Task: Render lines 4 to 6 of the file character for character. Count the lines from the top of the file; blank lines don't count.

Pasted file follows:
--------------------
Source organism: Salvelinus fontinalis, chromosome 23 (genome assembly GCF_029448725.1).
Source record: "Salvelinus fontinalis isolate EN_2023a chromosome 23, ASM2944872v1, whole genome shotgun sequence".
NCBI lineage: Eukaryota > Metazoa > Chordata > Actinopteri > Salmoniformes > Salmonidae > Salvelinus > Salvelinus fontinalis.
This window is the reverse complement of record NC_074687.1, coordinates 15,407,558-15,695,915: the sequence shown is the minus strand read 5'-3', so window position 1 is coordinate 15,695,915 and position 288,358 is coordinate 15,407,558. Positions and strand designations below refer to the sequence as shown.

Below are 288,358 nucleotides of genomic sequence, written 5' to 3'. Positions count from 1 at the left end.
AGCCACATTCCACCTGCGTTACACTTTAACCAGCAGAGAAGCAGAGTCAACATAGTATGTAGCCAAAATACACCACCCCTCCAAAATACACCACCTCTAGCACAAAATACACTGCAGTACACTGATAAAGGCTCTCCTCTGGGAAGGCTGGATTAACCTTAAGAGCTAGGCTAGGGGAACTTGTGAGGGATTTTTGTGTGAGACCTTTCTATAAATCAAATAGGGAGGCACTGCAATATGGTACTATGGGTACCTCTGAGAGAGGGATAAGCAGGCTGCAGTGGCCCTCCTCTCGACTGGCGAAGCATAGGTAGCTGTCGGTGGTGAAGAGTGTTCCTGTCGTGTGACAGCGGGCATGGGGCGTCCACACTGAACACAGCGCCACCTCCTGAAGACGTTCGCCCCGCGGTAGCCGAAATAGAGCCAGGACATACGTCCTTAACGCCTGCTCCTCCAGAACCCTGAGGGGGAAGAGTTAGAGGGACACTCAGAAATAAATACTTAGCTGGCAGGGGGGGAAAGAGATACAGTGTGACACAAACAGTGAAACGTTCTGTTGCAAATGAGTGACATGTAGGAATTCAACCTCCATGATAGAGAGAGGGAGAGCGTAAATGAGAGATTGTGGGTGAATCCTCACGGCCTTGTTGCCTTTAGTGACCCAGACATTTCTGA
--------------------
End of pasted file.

This window is the reverse complement of record NC_074687.1, coordinates 15,407,558-15,695,915: the sequence shown is the minus strand read 5'-3', so window position 1 is coordinate 15,695,915 and position 288,358 is coordinate 15,407,558. Positions and strand designations below refer to the sequence as shown.

Below are 288,358 nucleotides of genomic sequence, written 5' to 3'. Positions count from 1 at the left end.
AGCCACATTCCACCTGCGTTACACTTTAACCAGCAGAGAAGCAGAGTCAACATAGTATGTAGCCAAAATACACCACCCCTCCAAAATACACCACCTCTAGCACAAAATACACTGCAGTACACTGATAAAGGCTCTCCTCTGGGAAGGCTGGATTAACCTTAAGAGCTAGGCTAGGGGAACTTGTGAGGGATTTTTGTGTGAGACCTTTCTATAAATCAAATAGGGAGGCACTGCAATATGGTACTATGGGTACCTCTGAGAGAGGGATAAGCAGGCTGCAGTGGCCCTCCTCTCGACTGGCGAAGCATAGGTAGCTGTCGGTGGTGAAGAGTGTTCCTGTCGTGTGACAGCGGGCATGGGGCGTCCACACTGAACACAGCGCCACCTCCTGAAGACGTTCGCCCCGCGGTAGCCGAAATAGAGCCAGGACATACGTCCTTAACGCCTGCTCCTCCAGAACCCTGAGGGGGAAGAGTTAGAGGGACACTCAGAAATAAATACTTAGCTGGCAGGGGGGGAAAGAGATACAGTGTGACACAAACAGTGAAACGTTCTGTTGCAAATGAGTGACATGTAGGAATTCAACCTCCATGATAGAGAGAGGGAGAGCGTAAATGAGAGATTGTGGGTGAATCCTCACGGCCTTGTTGCCTTTAGTGACCCAGACATTTCTGA